Films aside, Tribeca has partnered with Comedy Dynamics to host four standup shows at the Rose Bowl the weekend of July 9 through July 12: Dave Helem, Ester Steinberg, Daniel Webb and Erica Rhodes. The shows will be taped for a wider release down the road, which Weinstein says “should be a fun experience.”

Tribeca will also support the community. According to a press release, a portion of ticket proceeds will be donated to Black Lives Matter. Additionally, essential workers will be offered complimentary access and reserved parking the first night at each venue.

“It’s our way of saying thank you,” Weinstein says of supporting essential workers, adding that the events will employ hundreds of people at each site and look to partner with local food trucks on concessions. “This is, in our minds, also an economic development revitalization plan, just the way it was when Jane (Rosenthal) and Bob (De Niro) started the festival.”

As event partners, Tribeca announced AT&T will provide other on-site entertainment, like photo ops, film trivia and giveaways, while IMAX will lead on the technology front with its Digital Re-Mastering process, technological support and equipment for venues, and film curation assistance.

“The hope is that the audience comes and has a wonderful time, and that the essential workers and the people in Pasadena and the local other areas around find enjoyment, employment, putting some people back to work or helping them restart their businesses in some way—if we can help, that’s what we want to do,” Weinstein says. “That will give us great joy.”


For a full schedule and tickets, visit tribecafilm.com/drive-in/rosebowl.

The lights haven’t gone out at the Pasadena Playhouse

Beth Fernandez calls the history of Pasadena Playhouse “interesting and fun.”

Fernandez, the Friends of the Pasadena Playhouse’s president, is celebrating a continuation of that—the renovation of the historic neon sign at the corner of Colorado Boulevard and El Molina Avenue.

The Pasadena Playhouse neon sign is the last remaining example of a historic neon sign in Playhouse Village. It directs audiences and the community to the Playhouse and, as such, is a part of the neighborhood’s identity. “It was originally installed to tie all of the Spanish buildings on El Molina together,” Fernandez says.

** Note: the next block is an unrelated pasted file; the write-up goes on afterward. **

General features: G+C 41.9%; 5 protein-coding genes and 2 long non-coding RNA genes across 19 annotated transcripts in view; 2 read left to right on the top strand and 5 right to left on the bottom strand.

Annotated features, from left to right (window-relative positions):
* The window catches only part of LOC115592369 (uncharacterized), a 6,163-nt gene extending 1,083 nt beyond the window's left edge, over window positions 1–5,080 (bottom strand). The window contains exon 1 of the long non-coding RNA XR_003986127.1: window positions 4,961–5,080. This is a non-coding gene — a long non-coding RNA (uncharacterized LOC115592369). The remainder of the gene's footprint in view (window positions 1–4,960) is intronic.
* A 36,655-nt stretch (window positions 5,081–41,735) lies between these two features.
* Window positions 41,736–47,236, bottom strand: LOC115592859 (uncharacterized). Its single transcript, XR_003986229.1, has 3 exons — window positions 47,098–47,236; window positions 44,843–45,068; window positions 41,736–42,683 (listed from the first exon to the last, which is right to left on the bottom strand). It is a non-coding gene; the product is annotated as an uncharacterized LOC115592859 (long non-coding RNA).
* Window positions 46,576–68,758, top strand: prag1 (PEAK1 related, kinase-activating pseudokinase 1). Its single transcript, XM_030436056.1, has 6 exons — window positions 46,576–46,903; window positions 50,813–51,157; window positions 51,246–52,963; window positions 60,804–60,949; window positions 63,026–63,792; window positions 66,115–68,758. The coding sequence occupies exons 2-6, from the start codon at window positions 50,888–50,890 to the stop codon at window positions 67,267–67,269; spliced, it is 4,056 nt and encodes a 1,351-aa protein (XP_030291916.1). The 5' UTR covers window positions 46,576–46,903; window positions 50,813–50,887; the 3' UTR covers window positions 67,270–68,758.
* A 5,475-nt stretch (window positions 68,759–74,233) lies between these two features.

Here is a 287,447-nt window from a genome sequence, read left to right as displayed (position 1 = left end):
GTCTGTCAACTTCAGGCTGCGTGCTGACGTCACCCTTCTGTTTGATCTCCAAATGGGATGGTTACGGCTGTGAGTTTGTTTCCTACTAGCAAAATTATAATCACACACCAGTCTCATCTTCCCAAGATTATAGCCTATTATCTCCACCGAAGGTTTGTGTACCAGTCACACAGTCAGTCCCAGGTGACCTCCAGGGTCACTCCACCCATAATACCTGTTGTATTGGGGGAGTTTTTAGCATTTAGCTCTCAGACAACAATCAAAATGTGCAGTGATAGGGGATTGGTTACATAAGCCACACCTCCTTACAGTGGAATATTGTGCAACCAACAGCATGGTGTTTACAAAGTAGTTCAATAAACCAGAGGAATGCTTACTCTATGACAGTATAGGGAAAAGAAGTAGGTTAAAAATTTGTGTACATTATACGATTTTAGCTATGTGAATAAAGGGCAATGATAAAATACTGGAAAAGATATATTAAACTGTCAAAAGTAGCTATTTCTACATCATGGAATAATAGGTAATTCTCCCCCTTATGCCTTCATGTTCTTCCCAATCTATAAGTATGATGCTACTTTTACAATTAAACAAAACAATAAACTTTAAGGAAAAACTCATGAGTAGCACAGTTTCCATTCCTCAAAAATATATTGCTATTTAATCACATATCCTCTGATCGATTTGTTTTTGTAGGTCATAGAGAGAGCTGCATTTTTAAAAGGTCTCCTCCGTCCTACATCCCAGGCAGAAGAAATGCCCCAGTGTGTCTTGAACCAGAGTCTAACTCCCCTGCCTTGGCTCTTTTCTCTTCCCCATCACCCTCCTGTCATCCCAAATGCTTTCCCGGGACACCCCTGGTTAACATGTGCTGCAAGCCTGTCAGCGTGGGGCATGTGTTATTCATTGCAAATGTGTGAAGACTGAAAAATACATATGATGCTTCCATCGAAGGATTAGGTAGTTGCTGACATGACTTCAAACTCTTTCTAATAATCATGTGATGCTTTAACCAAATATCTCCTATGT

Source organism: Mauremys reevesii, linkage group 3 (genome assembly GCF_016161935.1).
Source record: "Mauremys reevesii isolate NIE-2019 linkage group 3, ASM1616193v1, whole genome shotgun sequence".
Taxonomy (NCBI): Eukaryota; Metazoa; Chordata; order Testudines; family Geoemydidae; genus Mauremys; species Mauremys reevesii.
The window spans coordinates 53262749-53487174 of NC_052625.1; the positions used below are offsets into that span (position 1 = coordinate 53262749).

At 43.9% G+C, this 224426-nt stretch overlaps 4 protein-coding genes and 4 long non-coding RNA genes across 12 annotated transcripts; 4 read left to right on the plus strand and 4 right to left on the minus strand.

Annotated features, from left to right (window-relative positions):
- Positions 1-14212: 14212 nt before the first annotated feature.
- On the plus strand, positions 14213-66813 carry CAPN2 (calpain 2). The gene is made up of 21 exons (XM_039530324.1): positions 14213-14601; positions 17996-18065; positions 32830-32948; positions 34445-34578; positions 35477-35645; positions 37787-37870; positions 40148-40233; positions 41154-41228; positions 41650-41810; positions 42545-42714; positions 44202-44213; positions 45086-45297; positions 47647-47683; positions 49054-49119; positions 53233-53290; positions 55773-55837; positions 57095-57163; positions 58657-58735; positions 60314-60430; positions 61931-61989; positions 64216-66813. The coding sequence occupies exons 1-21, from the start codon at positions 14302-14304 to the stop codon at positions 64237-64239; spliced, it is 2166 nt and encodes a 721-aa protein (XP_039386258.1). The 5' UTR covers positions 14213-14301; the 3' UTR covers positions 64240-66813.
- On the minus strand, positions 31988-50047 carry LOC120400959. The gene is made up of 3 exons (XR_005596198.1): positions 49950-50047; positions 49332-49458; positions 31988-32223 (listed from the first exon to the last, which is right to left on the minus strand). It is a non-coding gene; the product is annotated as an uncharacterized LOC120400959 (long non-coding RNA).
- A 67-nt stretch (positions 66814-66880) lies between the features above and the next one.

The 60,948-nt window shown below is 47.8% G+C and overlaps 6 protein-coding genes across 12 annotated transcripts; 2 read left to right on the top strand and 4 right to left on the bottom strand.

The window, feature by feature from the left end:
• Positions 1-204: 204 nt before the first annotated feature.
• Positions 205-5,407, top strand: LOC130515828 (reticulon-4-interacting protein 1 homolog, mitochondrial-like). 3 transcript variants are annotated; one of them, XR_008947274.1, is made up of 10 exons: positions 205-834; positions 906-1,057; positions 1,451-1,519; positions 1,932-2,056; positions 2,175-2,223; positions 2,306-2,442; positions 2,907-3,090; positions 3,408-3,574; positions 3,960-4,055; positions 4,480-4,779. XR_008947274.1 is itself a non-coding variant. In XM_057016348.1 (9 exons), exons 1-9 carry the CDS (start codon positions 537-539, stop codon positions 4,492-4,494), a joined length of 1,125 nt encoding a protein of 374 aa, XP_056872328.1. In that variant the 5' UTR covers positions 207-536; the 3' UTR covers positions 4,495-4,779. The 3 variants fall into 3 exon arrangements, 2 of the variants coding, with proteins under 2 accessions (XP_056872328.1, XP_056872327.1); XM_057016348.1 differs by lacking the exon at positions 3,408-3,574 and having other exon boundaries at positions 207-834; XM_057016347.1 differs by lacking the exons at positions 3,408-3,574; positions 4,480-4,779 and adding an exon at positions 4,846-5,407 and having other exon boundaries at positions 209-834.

In 1935 this freestanding neon sign, on a metal pole, was placed on Green Street. When Green became a one-way street, it was set into the sidewalk on the east side of the Symes Cadillac building (now Jacob Maarse Florist). It was moved to its present location by the city in 1993 and is now on Route 66. The Friends of the Pasadena Playhouse, a volunteer corporation that provides priceless support for the Playhouse, recently paid for some much-needed repairs to bring this sign into working order.

“The electrical work had gone dead,” Fernandez says. “It’s wonderful now. You drive down Colorado Avenue in the evenings and it’s brightly lit. The playhouse is bright, even though it’s not open. There’s a library above the theater entrance. The library was for the students when it was a drama academy.

“Now we use it for meetings. They always keep a light in that window that says, ‘Yes, we are always open.’”

As for when the Pasadena Playhouse is officially open, Fernandez says she’s hoping the Holland Taylor play “Ann,” which was scheduled for May 27 to July 28, will be on stage in January,

“It just depends on everybody’s schedules,” Fernandez says, “It’s very difficult right now with social distancing. Like all small theaters, we’re having problems. We’re a professional theater and we have to pay union rates. It’s expensive to launch any production.”

This time of year, the Friends of the Pasadena Playhouse are gearing up for the street fair, which has been canceled. Instead, the Friends have made online and mail appeals to keep supporting the playhouse. Online classes are another form of raising money.